The Reserve bank of India (RBI) is worried they may be pushing Cryptocurrencies into a corner. The RBI has said in its annual report released on August 29 that there is a need to keep track of trade in virtual currencies turning opaque.
“Developments on this front need to be monitored as some trading may shift from exchanges to peer-to-peer mode, which may also involve increased usage of cash,” the report said. “Possibilities of migration of crypto exchange houses to dark pools/cash and to offshore locations, thus raising concerns on AML/CFT (anti-money laundering/combating the financing of terrorism) and taxation issues, require close watch.”
The regulator initiated a crackdown on crypto trading by directing all lenders to close the accounts of cryptocurrency exchanges and traders and wind down business relationships with them within three months on April 6. The markets though haven’t slowed down and has found ways around the regulatory hurdle by tweaking their operations to eliminate the use of bank accounts. The market has migrated to peer-to-peer trade and crypto-to-crypto business model to circumvent the ban.
Peer-to-peer or p2p trade is a direct transaction between the buyer and seller connected by the exchange. However, in crypto-to-crypto transactions, traders can buy units of one digital currency for another at predetermined rates. The regulatory stance taken by the authorities have pushed exchanges to go so far as to consider shifting their offices to more crypto-friendly countries.
The exchanges are now blaming the RBI and are of the opinion that this situation could have been avoided by taking more prudent steps to understand the ecosystem and carefully regulate it instead of coming down heavily on it.
“The exchanges have been following a robust know-your-customer procedure and enforcing only bank-related transfers which could have helped to keep a tab on the money trail,” said Praveen Kumar, chairman and CEO of Belfrics, a Malaysia-based exchange with operations in India.
The Crux of the Matter
The RBI’s stance on Cryptocurrency is well known and loathed by the industry. In 2017, the price of Bitcoin, the world’s best known virtual currency, rose from around $900 at the start of the year to nearly $20,000 by December. Subsequently the situation appeared on the Narendra Modi government and the Reserve Bank of India’s (RBI) radar fuelled by a boom in trade and a rise in the number of investors in India.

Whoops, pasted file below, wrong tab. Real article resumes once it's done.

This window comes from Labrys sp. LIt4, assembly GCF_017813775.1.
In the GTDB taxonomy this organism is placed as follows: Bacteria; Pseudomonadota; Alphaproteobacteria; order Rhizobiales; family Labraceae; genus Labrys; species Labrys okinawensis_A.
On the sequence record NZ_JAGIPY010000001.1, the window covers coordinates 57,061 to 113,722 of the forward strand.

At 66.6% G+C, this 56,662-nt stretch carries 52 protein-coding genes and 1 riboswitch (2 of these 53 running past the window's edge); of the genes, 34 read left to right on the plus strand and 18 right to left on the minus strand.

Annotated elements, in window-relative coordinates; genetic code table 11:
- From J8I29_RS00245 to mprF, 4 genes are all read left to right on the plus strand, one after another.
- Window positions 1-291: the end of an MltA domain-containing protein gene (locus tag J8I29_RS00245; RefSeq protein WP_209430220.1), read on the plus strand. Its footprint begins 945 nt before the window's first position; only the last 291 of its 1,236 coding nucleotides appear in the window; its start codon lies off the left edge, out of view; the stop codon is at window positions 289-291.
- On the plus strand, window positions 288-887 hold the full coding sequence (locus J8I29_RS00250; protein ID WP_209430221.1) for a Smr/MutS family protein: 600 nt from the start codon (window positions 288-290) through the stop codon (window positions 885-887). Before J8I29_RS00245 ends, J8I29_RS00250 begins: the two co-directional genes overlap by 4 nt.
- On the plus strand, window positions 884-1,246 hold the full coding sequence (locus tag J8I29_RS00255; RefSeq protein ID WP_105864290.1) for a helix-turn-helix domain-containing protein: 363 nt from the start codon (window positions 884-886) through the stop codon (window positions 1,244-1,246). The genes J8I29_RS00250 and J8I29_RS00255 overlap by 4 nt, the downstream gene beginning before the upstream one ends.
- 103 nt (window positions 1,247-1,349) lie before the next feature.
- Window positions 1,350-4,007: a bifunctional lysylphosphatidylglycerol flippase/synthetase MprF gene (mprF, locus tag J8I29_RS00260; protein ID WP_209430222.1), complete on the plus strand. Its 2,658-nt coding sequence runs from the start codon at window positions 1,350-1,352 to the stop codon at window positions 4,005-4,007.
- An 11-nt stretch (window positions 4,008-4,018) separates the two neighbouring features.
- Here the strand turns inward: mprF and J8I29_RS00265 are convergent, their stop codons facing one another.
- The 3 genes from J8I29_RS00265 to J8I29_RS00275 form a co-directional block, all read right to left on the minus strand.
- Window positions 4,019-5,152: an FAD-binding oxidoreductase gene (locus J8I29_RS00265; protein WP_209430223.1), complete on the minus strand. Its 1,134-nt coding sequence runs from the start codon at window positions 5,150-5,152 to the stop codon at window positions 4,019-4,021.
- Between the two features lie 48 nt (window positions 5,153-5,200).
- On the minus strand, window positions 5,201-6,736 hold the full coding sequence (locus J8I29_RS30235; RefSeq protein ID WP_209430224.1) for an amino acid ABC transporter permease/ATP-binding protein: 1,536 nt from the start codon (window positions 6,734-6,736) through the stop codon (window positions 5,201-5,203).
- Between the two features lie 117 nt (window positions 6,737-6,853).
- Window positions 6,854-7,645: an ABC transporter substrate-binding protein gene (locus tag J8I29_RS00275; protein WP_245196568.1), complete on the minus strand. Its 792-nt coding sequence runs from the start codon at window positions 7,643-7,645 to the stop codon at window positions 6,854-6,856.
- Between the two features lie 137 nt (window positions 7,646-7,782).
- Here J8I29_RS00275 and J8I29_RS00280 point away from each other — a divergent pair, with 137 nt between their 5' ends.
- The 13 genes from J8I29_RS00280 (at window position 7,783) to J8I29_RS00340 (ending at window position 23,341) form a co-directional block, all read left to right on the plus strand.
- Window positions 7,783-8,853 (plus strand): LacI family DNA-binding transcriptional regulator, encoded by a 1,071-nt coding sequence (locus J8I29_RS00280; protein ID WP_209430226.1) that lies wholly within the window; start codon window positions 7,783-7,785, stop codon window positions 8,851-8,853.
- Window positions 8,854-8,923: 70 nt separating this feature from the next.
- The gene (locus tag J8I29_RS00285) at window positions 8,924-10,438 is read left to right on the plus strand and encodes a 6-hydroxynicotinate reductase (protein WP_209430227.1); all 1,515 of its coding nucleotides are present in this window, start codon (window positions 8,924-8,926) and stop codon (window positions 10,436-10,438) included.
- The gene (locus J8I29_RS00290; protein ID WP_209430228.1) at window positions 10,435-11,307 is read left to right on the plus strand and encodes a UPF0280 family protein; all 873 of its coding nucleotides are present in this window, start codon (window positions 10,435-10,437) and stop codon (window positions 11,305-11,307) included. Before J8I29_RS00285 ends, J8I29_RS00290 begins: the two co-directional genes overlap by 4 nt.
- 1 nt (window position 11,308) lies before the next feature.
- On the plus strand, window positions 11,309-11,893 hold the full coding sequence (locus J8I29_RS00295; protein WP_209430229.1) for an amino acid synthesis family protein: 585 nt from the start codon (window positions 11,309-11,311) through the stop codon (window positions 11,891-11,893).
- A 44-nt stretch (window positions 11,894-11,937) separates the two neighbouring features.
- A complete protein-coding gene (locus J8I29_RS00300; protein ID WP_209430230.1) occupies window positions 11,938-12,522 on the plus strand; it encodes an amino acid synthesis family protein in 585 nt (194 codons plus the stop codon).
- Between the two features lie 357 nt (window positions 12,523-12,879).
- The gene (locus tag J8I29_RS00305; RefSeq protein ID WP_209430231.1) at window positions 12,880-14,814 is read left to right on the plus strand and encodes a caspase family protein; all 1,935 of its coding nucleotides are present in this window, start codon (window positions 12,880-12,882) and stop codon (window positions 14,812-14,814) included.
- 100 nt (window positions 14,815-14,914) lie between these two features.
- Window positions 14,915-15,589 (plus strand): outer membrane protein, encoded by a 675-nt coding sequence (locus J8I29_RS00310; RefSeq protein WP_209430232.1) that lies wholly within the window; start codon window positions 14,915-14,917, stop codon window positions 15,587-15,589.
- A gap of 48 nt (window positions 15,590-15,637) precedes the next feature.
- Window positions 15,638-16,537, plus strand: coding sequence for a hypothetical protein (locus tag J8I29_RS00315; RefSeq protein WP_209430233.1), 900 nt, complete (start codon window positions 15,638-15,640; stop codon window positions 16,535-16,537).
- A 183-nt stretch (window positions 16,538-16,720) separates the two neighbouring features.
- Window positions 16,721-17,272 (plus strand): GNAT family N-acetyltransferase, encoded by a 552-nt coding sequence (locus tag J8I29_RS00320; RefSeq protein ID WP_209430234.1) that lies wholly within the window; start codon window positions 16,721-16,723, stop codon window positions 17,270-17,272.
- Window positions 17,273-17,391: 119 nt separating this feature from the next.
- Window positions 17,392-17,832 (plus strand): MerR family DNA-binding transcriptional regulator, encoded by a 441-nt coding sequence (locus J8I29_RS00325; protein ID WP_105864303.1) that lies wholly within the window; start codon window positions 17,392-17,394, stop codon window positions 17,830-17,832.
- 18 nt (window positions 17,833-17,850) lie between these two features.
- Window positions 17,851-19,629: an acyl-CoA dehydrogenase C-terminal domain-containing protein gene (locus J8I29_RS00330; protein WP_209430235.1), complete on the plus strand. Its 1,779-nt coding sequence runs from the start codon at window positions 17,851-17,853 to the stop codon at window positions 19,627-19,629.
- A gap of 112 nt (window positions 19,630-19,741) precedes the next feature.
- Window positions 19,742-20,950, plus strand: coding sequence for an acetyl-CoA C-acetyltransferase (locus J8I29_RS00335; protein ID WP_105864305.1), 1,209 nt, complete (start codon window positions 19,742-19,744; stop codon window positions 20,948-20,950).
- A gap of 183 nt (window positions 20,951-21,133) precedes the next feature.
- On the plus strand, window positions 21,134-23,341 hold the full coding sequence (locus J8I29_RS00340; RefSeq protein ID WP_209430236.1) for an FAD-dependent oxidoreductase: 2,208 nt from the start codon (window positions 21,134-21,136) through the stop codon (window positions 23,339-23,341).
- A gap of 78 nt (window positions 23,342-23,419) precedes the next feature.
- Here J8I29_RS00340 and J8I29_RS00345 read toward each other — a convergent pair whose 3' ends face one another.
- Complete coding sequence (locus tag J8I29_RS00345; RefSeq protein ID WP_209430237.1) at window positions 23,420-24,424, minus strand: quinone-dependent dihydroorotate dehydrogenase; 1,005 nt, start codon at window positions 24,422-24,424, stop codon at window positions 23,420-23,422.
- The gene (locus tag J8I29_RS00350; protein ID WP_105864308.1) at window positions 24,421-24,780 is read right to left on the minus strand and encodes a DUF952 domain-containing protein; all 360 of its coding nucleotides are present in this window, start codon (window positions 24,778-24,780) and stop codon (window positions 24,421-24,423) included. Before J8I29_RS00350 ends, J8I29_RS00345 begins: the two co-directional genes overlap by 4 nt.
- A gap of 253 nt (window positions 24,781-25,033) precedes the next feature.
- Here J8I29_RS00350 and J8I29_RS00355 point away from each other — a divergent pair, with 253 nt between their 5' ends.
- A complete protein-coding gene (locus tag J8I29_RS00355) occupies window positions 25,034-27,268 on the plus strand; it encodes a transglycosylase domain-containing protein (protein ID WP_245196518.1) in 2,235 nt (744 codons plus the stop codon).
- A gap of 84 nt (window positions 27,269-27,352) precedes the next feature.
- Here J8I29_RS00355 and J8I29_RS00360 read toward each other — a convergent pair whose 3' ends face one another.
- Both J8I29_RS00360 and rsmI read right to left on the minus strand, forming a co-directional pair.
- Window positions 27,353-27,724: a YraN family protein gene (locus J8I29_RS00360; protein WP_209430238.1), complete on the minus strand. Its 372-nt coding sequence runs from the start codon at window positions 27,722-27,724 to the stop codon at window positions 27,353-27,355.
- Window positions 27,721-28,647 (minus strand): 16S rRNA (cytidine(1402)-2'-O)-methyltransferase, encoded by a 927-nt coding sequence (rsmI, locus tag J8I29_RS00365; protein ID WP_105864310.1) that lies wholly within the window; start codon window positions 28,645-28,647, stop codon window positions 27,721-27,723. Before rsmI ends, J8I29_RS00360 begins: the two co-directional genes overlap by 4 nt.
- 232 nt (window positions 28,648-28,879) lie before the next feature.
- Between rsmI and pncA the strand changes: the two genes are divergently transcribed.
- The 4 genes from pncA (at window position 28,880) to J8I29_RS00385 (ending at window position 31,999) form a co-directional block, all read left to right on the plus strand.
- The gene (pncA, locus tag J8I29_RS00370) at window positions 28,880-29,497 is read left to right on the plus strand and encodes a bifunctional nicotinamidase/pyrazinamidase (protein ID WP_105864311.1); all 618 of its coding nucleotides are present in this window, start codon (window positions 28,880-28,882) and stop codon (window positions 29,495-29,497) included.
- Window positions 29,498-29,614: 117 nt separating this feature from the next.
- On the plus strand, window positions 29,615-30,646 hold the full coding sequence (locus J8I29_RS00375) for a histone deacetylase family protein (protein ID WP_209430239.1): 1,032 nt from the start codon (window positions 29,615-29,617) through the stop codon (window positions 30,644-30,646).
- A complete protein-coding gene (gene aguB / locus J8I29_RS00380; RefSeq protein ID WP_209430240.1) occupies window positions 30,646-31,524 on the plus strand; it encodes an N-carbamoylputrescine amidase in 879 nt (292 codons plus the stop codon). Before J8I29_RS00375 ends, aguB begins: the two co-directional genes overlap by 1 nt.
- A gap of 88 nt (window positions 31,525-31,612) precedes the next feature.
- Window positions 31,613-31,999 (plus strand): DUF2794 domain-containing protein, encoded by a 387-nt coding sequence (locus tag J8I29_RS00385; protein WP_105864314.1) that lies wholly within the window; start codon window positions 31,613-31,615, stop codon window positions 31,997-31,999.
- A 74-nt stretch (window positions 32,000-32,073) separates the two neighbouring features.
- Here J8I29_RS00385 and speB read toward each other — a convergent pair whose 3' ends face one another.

The authorities soon made known their uneasiness with virtual currencies and cautioned investors. A few warning signals and conflicted statements later, the RBI finally pulled the plug on cryptocurrency exchanges. On July 06, a near-complete crackdown—at least temporarily—on cryptocurrencies took hold in India. The RBI instructed banks to shut down all accounts, including those of investors, that deal with bitcoin and other similar currencies. Thus, with bank accounts frozen, all rupee-related transactions came to a grinding halt, bringing down overall volumes.
The reason the RBI wants tighter control of the sector is to protect customers. A line from the report reads, “Though cryptocurrency may not currently pose systemic risks, its increasing popularity leading to price bubbles raises serious concerns for consumer and investor protection, and market integrity. Notably, Bitcoins lost nearly US$200 billion in market capitalisation in about two months from the peak value in December 2017. As per CoinMarketCap, the overall cryptocurrency market had nearly touched US$800 billion in January 2018.”
The report delves into detail about the ways in which cryptocurrencies can alter the economic system. The report rather cautiously states that, storing virtual currencies in digital or electronic media, could make them susceptible to “hacks” and “operational risks”. It also added that there was no procedure and system for customer problems and dispute resolutions.
The report calls for an authority to oversee such transactions, explaining that in peer-to-peer anonymous/pseudonymous systems could subject users to unintentional breaches of anti money laundering laws (AML) as well as laws for combating the financing of terrorism (CFT) (Committee on Payments and Market Infrastructures – CPMI, 2015).
The RBI’s stance on Cryptocurrencies has long been a mystery, with self conflicting reports and bullish orders. Despite a number of Right to Information (RTI) applications to the central bank and other government institutions, the community still does not have a clear picture. Yet, they are hopeful and have their eyes on the final supreme court hearing on Sept. 11 on the RBI ban